ISTANBUL- Turkey's banks are expected to ramp up sales of bad loans over the next three years and offload some $7-$10 billion, with the market peaking in 2023, the head of the Turkish Asset Management Companies Association said in an interview.
Sales should pick up beginning on Oct. 1 when a regulator ends a pandemic-era forbearance period that stopped banks from classifying many of the loans as non-performing, or NPLs.
Sezin Unludogan, chair of the association, told Reuters banks are expected to sell 5-6 billion lira ($563-$676 million) worth of non-performing, watch-list and write-off loans this year in total, after already offloading 2.7 billion lira.
By the end of 2024, she said buyers will have snapped up between 63 billion and 88 billion lira worth of the distressed debt - a problem that has simmered on lenders' balance sheets since a currency crisis three years ago.
"We expect NPL sales will start intensely next year and reach a peak in 2023, since the sector's NPL portfolio has risen since 2018," Unludogan said on Friday, adding that stage-two "watch list" loans increased as initial pandemic fallout eased.
The banks hold some 600 billion lira in problem loans including 420 billion lira in watch-list loans and 150 billion lira in NPLs, the association says. Some 25 billion lira in loans are classified as write-offs.
Total sector loans were worth 3.88 trillion lira at the end of June.
Banks have been saddled with the bad debt since the 2018 crisis exposed the vulnerabilities of highly leveraged Turkish companies. Efforts to resolve the issue, including plans to set up a fund or an asset management company, have fizzled.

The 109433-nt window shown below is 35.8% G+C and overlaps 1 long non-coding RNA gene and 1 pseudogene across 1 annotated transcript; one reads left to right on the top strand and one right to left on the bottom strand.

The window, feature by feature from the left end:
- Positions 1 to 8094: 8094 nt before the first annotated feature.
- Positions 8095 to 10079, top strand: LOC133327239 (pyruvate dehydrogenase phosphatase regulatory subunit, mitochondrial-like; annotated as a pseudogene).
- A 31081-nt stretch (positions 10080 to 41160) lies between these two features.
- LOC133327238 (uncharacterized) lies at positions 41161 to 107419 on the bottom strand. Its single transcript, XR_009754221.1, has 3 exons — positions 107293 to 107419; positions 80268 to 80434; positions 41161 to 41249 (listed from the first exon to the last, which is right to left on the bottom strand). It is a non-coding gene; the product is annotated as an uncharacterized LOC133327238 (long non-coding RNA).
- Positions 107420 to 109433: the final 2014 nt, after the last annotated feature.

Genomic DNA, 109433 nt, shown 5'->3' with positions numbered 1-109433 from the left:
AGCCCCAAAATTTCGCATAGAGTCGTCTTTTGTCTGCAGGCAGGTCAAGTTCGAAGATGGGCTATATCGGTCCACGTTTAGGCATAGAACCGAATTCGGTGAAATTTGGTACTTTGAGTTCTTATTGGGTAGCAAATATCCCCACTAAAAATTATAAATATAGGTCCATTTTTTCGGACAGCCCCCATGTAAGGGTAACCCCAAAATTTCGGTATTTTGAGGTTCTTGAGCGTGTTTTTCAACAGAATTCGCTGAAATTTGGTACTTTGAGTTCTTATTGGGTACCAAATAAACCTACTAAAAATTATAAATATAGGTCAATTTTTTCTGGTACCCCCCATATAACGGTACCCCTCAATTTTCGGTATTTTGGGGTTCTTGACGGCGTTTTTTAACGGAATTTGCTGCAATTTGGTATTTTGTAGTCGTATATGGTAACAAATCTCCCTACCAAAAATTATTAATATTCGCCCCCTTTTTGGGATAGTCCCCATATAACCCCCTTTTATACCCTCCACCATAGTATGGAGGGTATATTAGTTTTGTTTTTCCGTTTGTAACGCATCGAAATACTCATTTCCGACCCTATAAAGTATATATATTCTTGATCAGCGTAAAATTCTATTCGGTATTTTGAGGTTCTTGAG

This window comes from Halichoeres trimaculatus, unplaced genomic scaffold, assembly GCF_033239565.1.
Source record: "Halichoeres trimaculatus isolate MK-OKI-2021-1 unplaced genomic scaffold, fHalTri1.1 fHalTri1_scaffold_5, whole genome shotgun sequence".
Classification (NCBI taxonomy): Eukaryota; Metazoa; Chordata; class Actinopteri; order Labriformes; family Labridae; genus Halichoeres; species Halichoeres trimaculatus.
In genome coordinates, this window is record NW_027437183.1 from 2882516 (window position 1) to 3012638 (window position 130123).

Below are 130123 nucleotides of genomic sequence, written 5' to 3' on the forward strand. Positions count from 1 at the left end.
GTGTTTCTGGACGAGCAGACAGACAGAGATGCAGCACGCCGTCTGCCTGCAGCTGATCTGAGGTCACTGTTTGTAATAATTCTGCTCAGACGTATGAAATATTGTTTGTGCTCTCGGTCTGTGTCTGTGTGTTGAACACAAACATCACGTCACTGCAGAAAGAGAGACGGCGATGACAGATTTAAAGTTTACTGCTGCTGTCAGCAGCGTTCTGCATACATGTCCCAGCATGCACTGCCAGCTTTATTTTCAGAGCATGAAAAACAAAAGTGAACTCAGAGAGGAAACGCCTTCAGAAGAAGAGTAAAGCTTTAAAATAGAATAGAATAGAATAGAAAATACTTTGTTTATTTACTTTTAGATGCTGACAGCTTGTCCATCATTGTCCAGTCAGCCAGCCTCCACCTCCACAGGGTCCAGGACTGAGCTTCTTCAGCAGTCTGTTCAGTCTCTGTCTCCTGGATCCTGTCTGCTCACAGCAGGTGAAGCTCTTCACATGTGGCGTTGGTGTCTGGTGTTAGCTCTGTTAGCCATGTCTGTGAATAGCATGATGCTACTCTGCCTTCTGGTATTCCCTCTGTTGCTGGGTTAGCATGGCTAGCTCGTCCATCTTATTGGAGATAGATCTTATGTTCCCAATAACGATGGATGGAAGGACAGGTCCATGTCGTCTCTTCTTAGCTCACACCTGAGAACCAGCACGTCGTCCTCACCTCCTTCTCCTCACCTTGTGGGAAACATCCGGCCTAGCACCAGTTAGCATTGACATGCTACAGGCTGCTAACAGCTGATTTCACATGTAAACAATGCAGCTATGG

Turkey's NPL ratio dropped to 3.7% at the end of July, from 5.36% at the end of 2019, due to the forbearance measure and a spike in cheap credit to boost the economic recovery.
Unludogan said foreign investors should enter Turkey's NPL market once sales begin to ramp up.
"Foreign investors are conducting negotiations," she said, adding they are picking and choosing bad loans from around the world.
"When volumes increase foreign investors will get a share. Asset management companies can handle the current level of sales from banks with their current equities, but if the volume increases too much, foreign investors will be needed."
Investors such as Japan's ORix, Bain Capital and Cerberus were among those interested in buying distressed assets from Turkish banks when the lira crisis hit in 2018, though few deals materialized.
($1 = 8.8786 liras)
(Editing by Jonathan Spicer and Mark Heinrich) ((email@example.com; Reuters Messaging: firstname.lastname@example.org @jonathanspicer))